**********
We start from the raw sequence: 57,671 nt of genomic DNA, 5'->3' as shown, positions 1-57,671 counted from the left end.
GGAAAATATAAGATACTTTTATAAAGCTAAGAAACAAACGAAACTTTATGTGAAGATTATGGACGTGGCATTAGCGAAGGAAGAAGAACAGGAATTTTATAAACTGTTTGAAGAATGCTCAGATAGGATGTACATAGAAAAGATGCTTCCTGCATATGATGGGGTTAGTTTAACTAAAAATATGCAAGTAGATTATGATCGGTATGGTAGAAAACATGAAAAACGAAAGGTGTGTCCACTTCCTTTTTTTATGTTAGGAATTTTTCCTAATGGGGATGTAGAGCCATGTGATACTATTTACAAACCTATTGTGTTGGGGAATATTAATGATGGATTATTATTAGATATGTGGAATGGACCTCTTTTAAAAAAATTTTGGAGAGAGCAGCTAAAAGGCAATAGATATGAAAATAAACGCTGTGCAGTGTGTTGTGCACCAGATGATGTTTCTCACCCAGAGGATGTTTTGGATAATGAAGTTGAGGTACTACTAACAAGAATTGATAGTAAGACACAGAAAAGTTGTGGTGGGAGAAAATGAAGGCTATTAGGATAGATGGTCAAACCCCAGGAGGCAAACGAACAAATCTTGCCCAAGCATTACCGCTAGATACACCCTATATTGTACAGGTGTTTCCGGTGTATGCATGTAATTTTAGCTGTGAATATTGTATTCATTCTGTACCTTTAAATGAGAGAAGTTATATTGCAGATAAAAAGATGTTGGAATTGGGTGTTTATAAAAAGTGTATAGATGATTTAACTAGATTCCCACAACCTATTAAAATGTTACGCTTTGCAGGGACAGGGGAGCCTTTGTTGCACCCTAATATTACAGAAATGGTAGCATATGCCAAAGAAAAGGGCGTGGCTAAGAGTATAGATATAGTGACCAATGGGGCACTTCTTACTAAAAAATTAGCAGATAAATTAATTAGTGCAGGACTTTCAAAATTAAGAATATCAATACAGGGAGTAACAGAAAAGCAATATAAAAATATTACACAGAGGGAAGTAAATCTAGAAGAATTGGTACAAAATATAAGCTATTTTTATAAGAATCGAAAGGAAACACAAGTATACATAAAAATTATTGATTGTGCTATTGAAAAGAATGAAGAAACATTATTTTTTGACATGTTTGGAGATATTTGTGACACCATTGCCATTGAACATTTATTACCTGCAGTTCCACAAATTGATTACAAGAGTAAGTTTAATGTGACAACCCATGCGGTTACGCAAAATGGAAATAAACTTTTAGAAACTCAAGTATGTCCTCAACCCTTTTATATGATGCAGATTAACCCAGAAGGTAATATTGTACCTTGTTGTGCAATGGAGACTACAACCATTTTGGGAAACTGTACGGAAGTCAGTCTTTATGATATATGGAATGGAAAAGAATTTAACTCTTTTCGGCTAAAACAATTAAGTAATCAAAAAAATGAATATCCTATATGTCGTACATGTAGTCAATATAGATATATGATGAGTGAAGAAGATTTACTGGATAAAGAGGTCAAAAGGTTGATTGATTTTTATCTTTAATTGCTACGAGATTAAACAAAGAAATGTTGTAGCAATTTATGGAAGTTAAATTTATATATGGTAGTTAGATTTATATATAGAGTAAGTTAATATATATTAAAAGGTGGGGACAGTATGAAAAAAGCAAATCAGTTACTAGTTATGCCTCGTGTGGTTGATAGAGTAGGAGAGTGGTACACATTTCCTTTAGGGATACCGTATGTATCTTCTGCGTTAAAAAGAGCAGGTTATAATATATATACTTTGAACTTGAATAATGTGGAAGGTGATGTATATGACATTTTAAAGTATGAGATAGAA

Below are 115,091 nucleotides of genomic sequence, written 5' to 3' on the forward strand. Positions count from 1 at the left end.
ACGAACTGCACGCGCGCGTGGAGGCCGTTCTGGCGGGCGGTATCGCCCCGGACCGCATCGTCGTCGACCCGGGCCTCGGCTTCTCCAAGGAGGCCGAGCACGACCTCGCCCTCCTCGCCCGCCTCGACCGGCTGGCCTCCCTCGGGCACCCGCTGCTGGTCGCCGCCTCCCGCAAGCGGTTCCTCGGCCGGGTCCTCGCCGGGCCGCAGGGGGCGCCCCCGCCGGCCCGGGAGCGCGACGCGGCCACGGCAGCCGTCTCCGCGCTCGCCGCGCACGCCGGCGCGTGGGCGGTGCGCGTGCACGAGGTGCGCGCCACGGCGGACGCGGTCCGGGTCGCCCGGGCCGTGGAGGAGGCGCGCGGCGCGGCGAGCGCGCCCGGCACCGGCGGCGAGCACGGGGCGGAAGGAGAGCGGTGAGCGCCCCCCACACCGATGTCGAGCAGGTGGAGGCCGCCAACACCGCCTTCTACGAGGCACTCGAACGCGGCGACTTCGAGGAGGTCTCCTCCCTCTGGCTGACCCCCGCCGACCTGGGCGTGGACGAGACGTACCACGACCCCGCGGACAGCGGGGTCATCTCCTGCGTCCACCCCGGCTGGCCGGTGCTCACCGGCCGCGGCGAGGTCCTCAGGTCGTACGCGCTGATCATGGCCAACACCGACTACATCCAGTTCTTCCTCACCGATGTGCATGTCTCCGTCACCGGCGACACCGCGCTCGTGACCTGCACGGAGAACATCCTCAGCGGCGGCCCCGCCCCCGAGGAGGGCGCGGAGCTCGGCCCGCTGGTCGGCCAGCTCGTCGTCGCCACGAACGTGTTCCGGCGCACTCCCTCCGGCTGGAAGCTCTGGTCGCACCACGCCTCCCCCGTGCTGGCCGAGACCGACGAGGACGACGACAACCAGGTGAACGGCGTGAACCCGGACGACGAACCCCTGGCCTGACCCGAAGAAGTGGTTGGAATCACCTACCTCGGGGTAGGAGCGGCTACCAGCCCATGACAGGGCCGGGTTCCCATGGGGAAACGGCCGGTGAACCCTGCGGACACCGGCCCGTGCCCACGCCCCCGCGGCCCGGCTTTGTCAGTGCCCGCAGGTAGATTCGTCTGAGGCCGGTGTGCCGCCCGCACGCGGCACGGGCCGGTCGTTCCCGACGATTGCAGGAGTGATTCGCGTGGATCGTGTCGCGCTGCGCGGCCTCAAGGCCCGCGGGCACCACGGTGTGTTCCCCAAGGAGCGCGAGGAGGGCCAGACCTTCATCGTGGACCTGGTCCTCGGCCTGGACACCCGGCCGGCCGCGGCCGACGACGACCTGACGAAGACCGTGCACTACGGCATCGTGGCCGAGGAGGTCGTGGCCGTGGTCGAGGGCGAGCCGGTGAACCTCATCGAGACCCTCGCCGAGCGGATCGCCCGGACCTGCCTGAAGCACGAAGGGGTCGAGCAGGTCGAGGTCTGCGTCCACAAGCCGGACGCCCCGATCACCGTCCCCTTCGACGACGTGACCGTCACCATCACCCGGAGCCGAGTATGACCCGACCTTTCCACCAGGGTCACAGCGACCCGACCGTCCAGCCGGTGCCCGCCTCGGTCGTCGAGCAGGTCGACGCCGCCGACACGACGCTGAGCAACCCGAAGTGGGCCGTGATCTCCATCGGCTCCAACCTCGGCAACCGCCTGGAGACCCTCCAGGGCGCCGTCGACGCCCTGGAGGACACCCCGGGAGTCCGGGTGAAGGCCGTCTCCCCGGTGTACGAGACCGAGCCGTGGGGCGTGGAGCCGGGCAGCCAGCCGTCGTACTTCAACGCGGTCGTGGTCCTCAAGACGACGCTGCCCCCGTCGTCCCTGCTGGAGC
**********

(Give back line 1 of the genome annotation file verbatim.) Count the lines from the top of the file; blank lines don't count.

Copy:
We start from the raw sequence: 57,671 nt of genomic DNA, 5'->3' as shown, positions 1-57,671 counted from the left end.